Microsoft denies disabling Xbox Ones for terms of use breaches

Microsoft responds to reports that it completely disabled consoles belonging to people who violated a nondisclosure agreement.

GameSpot staff
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GameSpot staff
2 min read

Following reports today that it had disabled Xbox One consoles belonging to individuals who broke a testing agreement with the company, Microsoft has denied that it does so for Terms of Use violations.

"To be clear, if a console is suspended from Xbox Live for a violation of the Terms of Use, it can still be used offline," a Microsoft spokesperson told GameSpot. "Microsoft enforcement action does not result in a console becoming unusable."



The question then becomes what warrants a console being banned from use online. "Suspensions for both consoles and accounts are determined by looking at a number of factors," the spokesperson continued. "To avoid enforcement action including suspension from the service, users should follow the Xbox Live Terms of Use and Code of Conduct."

This statement comes on the heels of a report from Kotaku that Microsoft had "bricked" consoles belonging to people testing the remastered Xbox One version of Gears of War. These individuals were allegedly responsible for the footage that's appeared online from the as-of-yet unannounced game.

An email sent out by the company employing these testers, VMC Consulting, indicated that these testers had violated both a nondisclosure agreement and Xbox Live's End User License Agreement. The email said that, as a result of violating Xbox Live's EULA, the offenders' Xbox Live accounts had been permanently banned and their consoles "temporarily blocked." According to the email, this meant their systems were "entirely unusable" until Microsoft decided otherwise.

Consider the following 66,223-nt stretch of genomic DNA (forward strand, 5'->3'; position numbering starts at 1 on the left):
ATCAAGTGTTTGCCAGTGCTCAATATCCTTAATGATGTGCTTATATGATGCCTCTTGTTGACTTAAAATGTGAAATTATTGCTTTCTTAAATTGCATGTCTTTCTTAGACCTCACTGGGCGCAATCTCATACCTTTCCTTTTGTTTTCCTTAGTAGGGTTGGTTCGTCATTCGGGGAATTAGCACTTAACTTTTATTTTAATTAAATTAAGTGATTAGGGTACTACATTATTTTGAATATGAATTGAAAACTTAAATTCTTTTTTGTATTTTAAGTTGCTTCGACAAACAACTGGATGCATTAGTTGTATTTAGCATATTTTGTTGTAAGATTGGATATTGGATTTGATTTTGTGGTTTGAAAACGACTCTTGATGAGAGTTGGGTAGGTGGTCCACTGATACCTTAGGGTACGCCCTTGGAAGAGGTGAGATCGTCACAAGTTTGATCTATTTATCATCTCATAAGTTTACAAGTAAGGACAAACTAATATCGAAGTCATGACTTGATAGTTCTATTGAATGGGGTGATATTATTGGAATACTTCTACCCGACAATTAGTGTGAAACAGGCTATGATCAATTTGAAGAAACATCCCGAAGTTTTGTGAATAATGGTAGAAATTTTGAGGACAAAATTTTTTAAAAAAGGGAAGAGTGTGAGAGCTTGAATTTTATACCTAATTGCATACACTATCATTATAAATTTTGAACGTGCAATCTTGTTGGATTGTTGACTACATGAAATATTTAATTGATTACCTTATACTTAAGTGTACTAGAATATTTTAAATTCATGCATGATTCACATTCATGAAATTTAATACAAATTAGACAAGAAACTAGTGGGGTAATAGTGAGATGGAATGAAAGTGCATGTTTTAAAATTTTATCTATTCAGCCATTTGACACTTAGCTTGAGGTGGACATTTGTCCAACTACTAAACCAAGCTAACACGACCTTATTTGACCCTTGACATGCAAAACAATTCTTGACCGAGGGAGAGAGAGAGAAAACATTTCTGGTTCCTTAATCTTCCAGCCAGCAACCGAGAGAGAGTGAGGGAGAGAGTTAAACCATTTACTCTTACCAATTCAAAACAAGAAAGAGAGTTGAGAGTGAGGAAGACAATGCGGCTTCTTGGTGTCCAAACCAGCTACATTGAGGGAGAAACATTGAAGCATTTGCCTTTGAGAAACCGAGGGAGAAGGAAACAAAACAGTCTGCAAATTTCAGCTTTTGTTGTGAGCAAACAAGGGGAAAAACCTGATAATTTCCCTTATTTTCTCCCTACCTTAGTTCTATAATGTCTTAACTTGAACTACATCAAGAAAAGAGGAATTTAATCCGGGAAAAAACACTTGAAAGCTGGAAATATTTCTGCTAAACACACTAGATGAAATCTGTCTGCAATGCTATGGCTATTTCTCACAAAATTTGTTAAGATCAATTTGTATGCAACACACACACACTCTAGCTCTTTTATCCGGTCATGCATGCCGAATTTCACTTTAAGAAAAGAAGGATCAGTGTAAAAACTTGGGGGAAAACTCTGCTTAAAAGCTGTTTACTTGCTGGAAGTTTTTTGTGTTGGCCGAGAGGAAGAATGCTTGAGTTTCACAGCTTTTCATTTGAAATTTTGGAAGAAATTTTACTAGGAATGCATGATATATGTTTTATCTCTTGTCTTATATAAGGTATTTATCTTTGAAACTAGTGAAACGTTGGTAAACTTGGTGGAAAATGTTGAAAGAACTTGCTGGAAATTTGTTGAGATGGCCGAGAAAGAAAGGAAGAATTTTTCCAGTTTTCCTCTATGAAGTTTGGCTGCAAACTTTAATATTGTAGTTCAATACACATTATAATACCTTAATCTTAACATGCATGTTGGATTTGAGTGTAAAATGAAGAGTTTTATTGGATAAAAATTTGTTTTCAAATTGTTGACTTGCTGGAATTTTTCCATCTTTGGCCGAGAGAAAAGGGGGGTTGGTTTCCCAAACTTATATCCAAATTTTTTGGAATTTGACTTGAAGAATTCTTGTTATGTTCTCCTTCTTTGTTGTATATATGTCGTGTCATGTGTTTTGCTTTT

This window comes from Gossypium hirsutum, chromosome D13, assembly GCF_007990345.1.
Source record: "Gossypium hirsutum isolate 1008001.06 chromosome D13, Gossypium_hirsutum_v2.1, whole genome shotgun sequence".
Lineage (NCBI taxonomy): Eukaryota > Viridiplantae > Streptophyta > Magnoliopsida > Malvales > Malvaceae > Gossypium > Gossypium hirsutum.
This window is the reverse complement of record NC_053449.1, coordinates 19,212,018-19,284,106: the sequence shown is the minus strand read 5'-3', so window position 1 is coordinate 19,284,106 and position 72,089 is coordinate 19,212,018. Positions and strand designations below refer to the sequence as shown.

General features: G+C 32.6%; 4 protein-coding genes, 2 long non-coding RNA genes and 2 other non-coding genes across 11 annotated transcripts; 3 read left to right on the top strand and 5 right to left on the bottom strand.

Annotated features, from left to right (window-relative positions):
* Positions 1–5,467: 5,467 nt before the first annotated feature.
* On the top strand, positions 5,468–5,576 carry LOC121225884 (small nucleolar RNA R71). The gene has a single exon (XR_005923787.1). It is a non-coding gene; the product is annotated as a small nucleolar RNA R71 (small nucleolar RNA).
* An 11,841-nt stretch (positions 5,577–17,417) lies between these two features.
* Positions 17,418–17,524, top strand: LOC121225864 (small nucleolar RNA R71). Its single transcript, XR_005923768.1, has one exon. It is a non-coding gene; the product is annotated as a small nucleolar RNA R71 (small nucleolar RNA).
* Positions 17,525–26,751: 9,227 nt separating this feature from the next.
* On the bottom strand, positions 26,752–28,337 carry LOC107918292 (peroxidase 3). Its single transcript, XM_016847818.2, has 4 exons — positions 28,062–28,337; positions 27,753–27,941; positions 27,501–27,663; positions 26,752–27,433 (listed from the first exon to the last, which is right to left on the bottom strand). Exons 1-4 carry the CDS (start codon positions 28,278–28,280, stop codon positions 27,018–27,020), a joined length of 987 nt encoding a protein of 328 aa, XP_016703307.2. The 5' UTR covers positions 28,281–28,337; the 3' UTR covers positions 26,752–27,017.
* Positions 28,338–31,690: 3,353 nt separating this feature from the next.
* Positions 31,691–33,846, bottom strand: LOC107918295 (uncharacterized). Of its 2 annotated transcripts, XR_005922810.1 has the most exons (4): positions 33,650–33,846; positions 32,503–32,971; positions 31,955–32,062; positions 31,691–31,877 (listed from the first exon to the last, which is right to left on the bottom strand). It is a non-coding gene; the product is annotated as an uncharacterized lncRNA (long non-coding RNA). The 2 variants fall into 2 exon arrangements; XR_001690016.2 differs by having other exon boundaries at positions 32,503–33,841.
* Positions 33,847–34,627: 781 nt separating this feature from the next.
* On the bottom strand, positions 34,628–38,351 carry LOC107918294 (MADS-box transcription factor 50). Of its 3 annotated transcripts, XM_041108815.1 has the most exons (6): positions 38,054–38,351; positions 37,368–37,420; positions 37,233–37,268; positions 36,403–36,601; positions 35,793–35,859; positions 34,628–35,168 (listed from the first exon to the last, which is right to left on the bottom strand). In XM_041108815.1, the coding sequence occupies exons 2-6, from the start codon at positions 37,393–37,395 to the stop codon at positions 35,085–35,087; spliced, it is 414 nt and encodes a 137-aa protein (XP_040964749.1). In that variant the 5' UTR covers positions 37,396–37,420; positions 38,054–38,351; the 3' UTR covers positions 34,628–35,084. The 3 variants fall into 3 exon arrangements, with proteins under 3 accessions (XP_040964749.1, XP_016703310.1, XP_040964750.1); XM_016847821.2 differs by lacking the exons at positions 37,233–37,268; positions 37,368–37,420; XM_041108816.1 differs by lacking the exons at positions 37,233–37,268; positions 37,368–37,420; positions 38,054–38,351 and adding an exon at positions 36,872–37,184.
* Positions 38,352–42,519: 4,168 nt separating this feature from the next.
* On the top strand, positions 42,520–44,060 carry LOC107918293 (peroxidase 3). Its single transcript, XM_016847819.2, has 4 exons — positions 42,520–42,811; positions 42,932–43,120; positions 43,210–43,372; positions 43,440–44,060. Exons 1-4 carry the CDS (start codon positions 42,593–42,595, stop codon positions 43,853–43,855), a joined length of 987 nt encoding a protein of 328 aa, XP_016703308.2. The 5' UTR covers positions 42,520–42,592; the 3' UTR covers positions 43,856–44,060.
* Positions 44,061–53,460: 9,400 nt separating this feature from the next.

This prompted concerns from Xbox One owners that Microsoft has a killswitch that allows it to completely disable any Xbox One console. Microsoft's statement suggests violating the terms you agree to when using the system will only result in the console being banned from use online.

Microsoft did not directly address the bans supposedly handed out to these testers, so it remains to be seen whether their consoles have been rendered unusable offline -- something that may have been stipulated by the NDA they are said to have broken. The NDA remains an important wrinkle, as these individuals were subject to rules that ordinary Xbox One owners are not.

We've followed up with the company to find out if it possesses the ability to disable a console altogether, but have not yet received a response.